Red Sox catcher Jarrod Saltalamacchia hit a seventh-inning grand slam against Yankees reliever Preston Claiborne to break a 4-4 tie. The blast, which came on an 0-1, 92 MPH fastball, cleared the fence in right field at Fenway Park with plenty of room to spare.
The Yankees, despite massive bullpen issues, had won their last three and entered tonight just one game behind the second Wild Card in the American League. Starter Hiroki Kuroda allowed four first-inning runs to the Red Sox, but the Yankees fought back, scoring once in the second, once in the sixth, and twice in the seventh to tie the game at four apiece.
Kuroda took the mound for the seventh, but was quickly removed after allowing a lead-off single to Shane Victorino. Manager Joe Girardi brought in lefty Cesar Cabral to face David Ortiz with the platoon advantage, but Cabral hit Ortiz to put runners on first and second with no outs. Sox manager John Farrell pinch-hit Jonny Gomes for Mike Carp, prompting Girardi to call on Claiborne. Claiborne walked Gomes to load the bases, then rebounded and struck out Daniel Nava to give himself some light at the end of the tunnel as Saltalamacchia came to the plate. Charged with two of the four runs on the grand slam, this marks the third consecutive appearance in which Claiborne has allowed multiple runs. He allowed three runs on September 5 and 6, also against the Red Sox.
For the Sox, starter John Lackey allowed four runs in six and one-third innings. Junichi Tazawa and Koji Uehara each tossed perfect innings in the eighth and ninth, respectively, to close out the 8-4 victory. They improve to 90-59, becoming the first team this season to reach the 90 plateau. They temporarily extend their first-place lead in the AL East to nine games over the Rays. The Yankees drop to 79-69, 1.5 games behind the Rays for the second AL Wild Card, pending the result of their game against the Twins.
A brutal couple of updates on the night of Jose Fernandez’s death from Jeff Passan of Yahoo and from Andre Fernandez of the Miami Herald.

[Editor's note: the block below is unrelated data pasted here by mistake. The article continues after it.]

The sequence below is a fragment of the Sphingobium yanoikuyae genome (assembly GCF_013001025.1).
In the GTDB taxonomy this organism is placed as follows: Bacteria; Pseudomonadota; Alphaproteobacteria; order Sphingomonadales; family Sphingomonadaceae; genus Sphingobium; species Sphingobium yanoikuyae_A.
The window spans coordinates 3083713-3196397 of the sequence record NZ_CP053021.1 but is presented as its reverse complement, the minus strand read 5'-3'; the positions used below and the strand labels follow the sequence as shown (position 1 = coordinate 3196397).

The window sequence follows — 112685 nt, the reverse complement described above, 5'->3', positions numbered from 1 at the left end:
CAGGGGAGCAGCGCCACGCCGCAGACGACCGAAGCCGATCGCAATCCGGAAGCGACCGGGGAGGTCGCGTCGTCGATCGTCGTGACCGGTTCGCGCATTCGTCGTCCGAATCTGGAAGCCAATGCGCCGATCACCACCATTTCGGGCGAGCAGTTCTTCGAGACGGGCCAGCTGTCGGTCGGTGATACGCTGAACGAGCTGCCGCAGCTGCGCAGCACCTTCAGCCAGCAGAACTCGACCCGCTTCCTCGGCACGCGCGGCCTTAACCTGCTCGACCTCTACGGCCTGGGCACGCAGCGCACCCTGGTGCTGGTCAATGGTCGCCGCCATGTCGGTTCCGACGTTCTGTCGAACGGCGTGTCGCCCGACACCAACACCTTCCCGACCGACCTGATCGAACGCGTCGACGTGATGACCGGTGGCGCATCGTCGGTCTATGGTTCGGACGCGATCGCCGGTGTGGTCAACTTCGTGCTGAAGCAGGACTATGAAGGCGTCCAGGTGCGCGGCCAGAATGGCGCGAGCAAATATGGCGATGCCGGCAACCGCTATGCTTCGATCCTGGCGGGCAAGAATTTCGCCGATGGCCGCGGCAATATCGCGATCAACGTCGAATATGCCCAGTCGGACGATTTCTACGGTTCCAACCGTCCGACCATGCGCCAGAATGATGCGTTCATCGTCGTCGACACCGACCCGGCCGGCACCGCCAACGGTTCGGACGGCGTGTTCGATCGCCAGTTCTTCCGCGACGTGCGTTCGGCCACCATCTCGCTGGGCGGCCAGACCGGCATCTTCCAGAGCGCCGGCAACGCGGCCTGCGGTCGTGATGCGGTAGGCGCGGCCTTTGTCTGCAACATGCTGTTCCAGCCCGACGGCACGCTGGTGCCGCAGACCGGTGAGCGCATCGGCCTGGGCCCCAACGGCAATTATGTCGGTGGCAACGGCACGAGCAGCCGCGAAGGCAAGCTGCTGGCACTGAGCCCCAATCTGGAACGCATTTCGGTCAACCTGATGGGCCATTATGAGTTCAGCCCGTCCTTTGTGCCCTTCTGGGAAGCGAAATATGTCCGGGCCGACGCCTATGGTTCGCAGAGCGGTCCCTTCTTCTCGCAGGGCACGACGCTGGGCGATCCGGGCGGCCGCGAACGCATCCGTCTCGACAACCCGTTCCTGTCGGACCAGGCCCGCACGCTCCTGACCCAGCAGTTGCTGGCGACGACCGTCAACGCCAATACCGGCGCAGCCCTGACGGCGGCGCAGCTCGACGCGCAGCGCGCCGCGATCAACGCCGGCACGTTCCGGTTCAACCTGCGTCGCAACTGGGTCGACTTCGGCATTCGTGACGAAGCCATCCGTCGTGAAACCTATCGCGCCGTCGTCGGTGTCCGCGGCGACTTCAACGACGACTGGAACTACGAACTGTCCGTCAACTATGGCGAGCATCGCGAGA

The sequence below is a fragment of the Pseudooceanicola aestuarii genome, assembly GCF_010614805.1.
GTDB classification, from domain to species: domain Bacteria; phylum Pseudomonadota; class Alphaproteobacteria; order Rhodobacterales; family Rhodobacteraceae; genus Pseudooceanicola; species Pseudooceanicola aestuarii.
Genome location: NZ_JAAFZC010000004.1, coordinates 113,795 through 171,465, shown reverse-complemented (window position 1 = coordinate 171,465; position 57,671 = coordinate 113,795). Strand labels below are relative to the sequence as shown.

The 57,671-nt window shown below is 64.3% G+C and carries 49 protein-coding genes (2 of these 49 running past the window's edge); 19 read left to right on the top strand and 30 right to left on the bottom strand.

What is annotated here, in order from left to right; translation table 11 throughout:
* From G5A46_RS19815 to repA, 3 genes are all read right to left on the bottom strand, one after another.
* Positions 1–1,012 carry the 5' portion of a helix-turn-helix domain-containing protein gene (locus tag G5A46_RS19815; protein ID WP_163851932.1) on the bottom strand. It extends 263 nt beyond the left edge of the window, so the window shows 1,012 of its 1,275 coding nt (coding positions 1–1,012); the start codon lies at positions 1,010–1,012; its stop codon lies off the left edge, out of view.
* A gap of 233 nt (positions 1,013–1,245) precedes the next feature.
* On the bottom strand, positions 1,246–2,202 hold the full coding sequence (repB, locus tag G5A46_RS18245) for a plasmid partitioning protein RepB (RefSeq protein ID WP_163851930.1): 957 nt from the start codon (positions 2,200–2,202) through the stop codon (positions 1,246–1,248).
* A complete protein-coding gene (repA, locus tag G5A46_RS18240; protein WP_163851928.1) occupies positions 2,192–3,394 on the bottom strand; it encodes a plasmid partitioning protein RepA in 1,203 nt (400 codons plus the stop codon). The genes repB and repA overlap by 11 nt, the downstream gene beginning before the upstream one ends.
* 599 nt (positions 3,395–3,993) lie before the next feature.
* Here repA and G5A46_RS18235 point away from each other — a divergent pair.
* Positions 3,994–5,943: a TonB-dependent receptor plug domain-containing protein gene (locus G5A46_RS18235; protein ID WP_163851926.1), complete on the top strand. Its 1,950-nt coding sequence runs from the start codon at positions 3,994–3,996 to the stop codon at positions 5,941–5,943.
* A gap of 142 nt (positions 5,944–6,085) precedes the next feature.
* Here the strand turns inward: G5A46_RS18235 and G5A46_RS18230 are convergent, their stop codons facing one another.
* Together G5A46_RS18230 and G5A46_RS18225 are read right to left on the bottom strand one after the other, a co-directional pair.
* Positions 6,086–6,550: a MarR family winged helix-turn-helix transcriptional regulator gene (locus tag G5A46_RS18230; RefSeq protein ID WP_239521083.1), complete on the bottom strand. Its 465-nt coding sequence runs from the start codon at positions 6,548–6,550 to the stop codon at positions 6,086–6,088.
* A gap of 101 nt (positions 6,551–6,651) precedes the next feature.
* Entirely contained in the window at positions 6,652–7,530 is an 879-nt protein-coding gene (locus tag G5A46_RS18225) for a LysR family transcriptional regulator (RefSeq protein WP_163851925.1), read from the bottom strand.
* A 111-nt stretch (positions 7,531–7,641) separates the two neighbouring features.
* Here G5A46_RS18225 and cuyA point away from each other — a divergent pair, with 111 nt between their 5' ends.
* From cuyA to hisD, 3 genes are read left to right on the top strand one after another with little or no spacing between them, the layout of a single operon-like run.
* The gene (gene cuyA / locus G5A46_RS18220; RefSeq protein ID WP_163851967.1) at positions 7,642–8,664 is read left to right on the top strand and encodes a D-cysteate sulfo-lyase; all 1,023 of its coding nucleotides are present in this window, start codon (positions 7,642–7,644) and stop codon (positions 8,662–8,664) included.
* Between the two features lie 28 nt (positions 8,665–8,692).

Passan reports on the leadup to the fateful boat trip. About how a friend of one of the other men killed on the boat had pleaded with him not to go out in the dark. Then there’s this:
After Saturday’s game, Fernandez had asked a number of teammates to join him on the boat. One by one, they declined.
Marcell Ozuna was one of them. Andre Fernandez of the Miami Herald reports:
Following Monday’s game, Ozuna said he turned down an invitation from Fernandez after Saturday night’s game to go out with him and join him for a spin on his boat . . . “That night I told him, ‘Don’t go out,’” Ozuna said. “Everybody knew he was crazy about that boat and loved being out on the water. I told him I couldn’t go out that night because I had the kids and my wife waiting for me.
Losing a friend and teammate under such circumstances is brutal enough. Adding on survivor’s guilt would be close to impossible to bear.
David Ortiz has used Derek Jeter’s Player’s Tribune as his personal podium all year as he says goodbye to the Major Leagues. He continues that today, on the eve of his final series against the Yankees.
In it Ortiz talks about what playing the Yankees meant to him over the course of his career. About how the fan hate was real but something he embraced. About how the series back in the days of Jeter and Pettitte and Mariano and Mussina were “wars.” He also talks about how the Yankees were basically everything when he was growing up in the Dominican Republic. The only caps and shirts you saw were Yankees shirts and how they were about the only team you could see on TV there. As such, coming to Boston and then playing against the Yankees was a big, big deal.
Ortiz says “[s]ome players are born to be Yankees, you know what I’m saying? I was born to play against the Yankees.”
And he’ll get to do it only three more times.